submerge my head with good soak,
danger is past.
Ah, I remember the tiddler time,
when I was a wee tadpole,
to be big frog, my only goal.
Now I croak and belch that I am,
muchly to my amphibian mirth,
my belly weight and girth.
Happy am I as toothy beaver,
new builder of twiggy dam.
Many a frog is a poet,
not even a newt may know it.
There was Willy Shakeleaf
and Jonny Millconic,
who wrote epic frog verse,
super and sonic.
Far more worthy are frog folk
of sonnet, lyric or ode
than wriggly grass snake,
slow worm or toad.
We can write witty critty,
get down to the nitty,
slurp sure in our muddy abode.
From serious squirm,
from one higher than worm,
light relief,
from an old croaky frog on a leaf.

The Rime of the Ancient Astronaut

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                     The Rime of the Ancient Astronaut

It was an ancient astronaut,
he stepped lightly from a tree,
to ask an earthly scientist,
who had lately had his tea,
to help fix his astral engine,
for he had forgot its key.
“Why ask me? Are you some kind of loon?”
said the earthly scientist.
“No, but unless I find my key,
I will never play my tune,”
replied the ancient astronaut,
his face white, cratered, like the moon.
“Tell me, ancient astronaut,
what’s it like, out there, in space?”
asked the earthly scientist,
lines of interest on his face.
“Space is very vast and empty,
and no solid shapes are seen,
but there is lots of air out there,
and all of it is clean,”
answered the ancient astronaut,
who beamed, like a sun lit bean.
“Why do you travel on so far,
in so much void and distant stone,
seemingly so solitary,
and so obviously alone?”
asked the earthly scientist,
his skin thin upon the bone.
“I map the cosmic pyramid
from its root to its cone,”
answered the ancient astronaut,
in a stern but solar tone.
“Why have you come and landed here?
It now dawns how strange we meet.
You are an ancient astronaut,
not a stranger on the street.
If I informed the newspapers,
they’d pay money to my bank.
I’d be rich enough to retire,
and I’d have you to thank,”
said the earthly scientist,
who was otherwise quite blank.
“I came to mend my astral wheel,
but I’ve lost my first light key,”
said the ancient astronaut,
as politely as could be.
Then in the pattern of his palm,
saw the imprint of his key.
Laughter relief after alarm,
flittered in him, like a bee.
“So sorry for disturbing you,
seems I had it all the time.
I must fly off and go away,
in lemon hues and lime,”
said the ancient astronaut,
and stepped back behind the tree,
leaving the earthly scientist,
to wonder what next would be.

After Reading Metamorphosis

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                      After Reading Metamorphosis

After reading Metamorphosis,
he woke a giant spider,
crawled out of bed,
how many legs he had,
eight or twelve,
was beyond him as decider.
Lay sprawled on grubby carpet.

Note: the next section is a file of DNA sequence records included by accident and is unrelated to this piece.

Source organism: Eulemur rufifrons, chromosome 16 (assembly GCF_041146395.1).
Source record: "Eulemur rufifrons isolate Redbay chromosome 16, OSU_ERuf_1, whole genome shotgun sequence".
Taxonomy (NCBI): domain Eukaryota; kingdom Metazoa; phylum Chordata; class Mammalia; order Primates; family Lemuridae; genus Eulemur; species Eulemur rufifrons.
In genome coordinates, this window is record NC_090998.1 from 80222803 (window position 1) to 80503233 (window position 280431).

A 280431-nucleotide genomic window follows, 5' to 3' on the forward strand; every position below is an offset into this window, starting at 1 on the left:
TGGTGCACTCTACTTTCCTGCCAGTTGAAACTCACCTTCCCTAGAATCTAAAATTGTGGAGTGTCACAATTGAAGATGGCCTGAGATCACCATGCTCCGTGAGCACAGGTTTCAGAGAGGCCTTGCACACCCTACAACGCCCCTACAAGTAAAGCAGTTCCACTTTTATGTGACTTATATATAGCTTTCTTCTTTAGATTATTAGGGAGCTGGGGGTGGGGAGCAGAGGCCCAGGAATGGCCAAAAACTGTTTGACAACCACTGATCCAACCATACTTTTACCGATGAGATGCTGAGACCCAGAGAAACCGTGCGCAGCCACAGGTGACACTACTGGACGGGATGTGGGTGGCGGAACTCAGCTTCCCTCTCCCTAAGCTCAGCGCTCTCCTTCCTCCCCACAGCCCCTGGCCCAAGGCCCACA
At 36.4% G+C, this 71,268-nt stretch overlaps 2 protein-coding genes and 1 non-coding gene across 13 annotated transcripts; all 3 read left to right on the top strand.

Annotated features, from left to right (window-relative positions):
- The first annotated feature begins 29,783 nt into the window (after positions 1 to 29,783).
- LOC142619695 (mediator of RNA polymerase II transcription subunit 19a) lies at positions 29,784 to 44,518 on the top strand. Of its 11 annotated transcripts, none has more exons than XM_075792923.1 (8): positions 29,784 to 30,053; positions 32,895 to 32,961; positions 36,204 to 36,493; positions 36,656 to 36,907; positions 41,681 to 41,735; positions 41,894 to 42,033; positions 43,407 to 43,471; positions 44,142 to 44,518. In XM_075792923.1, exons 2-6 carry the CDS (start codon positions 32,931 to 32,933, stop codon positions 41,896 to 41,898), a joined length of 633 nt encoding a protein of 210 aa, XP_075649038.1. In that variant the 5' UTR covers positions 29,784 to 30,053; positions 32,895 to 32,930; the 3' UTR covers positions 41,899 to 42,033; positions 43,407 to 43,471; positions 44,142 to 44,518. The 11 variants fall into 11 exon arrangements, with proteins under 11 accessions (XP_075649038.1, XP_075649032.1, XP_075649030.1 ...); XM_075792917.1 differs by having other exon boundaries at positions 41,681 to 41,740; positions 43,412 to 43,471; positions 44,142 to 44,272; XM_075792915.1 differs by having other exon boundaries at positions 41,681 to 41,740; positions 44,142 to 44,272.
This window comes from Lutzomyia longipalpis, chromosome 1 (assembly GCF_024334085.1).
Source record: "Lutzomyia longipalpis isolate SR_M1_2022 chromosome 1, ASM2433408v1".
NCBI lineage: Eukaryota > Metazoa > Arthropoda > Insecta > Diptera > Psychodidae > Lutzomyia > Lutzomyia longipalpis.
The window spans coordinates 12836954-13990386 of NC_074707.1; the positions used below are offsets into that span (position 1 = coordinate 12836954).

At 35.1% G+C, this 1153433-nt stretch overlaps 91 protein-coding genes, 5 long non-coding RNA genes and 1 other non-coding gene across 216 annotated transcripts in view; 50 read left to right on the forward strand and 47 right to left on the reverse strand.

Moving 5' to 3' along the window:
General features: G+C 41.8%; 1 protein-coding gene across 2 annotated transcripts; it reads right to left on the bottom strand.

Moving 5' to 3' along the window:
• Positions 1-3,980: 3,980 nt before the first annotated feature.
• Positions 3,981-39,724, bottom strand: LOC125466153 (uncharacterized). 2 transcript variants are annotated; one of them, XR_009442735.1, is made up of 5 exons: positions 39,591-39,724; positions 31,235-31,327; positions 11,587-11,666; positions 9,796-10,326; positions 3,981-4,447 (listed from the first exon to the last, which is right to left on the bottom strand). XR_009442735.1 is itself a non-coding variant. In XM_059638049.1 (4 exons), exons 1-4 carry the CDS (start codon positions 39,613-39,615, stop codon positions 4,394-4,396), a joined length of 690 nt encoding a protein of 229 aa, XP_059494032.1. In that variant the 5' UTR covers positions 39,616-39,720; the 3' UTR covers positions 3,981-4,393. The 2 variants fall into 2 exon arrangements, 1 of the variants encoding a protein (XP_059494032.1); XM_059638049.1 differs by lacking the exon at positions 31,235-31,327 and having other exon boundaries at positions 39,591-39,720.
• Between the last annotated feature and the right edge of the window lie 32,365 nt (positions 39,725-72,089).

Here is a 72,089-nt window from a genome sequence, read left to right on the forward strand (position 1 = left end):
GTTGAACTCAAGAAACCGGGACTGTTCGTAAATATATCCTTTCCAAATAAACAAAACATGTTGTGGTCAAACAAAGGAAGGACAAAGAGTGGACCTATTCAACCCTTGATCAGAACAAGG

For this, he thought,
I’ve Franz Kafka to thank,
now I’ll never be a
bowler hatted businessman,
civil servant at the bank.
Found he had retained
his human appetite,
sniffed the carpet fibres,
for food trodden by his slippers,
he ached to smell a frying pan
sizzling tomatoes, eggs and kippers,
even licked the legs of chairs,
soon gave up, never ate in his room,
only in the communal kitchen,
down a narrow flight of steep
descending stairs.
Started butting the door
with the furry, black soot bag
that functioned as his head,
wished he was not a live arachnid,
still glad he was not dead.
Landlady creaked up the stairs,
each step made a dent,
thumped the door with her fist:
“Are you in there? It’s Mrs Hock.
I’m here for the rent,”
she bellowed, like a gorgon in the mist,
and that is all she said.
His stomach made a growly noise,
wanted to make a human excuse,
that his spare money had been spent.
Then came the nightmare true.
Landlady turned the key.
He legged it up the wall,
and to the ceiling clung.
She bulldozed in the room,
looked up at him, as if she had been stung.
Wanted her to go away,
now she saw him as he was,
he was certain she would come at him
with a hammer and a can of fly spray.
And to think he had planned
to read The Castle and The Trial,
no more books by Franz Kafka,
even if he did write well, made him think,
and oddly made him smile.
Was then he woke,
human, pale, cold and dry.
Won’t read a book like that again,
he vowed, no more transformation dramas,
glad to see his window framed
the grey early morning sky.
Creaky boned, he fumbled out of bed,
drew his yellow mothy curtains,
and looked through his smudged glass window,
felt thin and hollow in his rumpled
dark moss green pyjamas.
What an existential nightmare, he thought,
as he planned his summer visit to Peru,
to see the Andes, Inca ruins,
and to ride about on llamas.

Chadwick the Courageous Carp

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                             Chadwick the Courageous Carp

Now hear me as I hymn and harp
of Chadwick the courageous carp.
By my newspaper, I was told,
he is two foot long, ten years old.
A chagoi koi carp, his full name,
so from Japan his kind first came.
In an aquatic centre lived he,
in Hampshire, happy as a bee.
Then came the floods, after the rain,
caused by global warming, some explain,
and he was swept from his still lake
with whatever else the floods would take.
His friend, Steve the sturgeon by his side,
he was taken on a tumbling ride,
over roads, industrial estates,
he was hurried with twigs and crates,
till driven in the River Test,
longing for the lake he loved best.
Now seven miles away it lay,
a dog walker saw him at play.
So from the river, he was saved,
his gills and fins he gladly waved.
His keeper came and took him home,
now no more will he need to roam.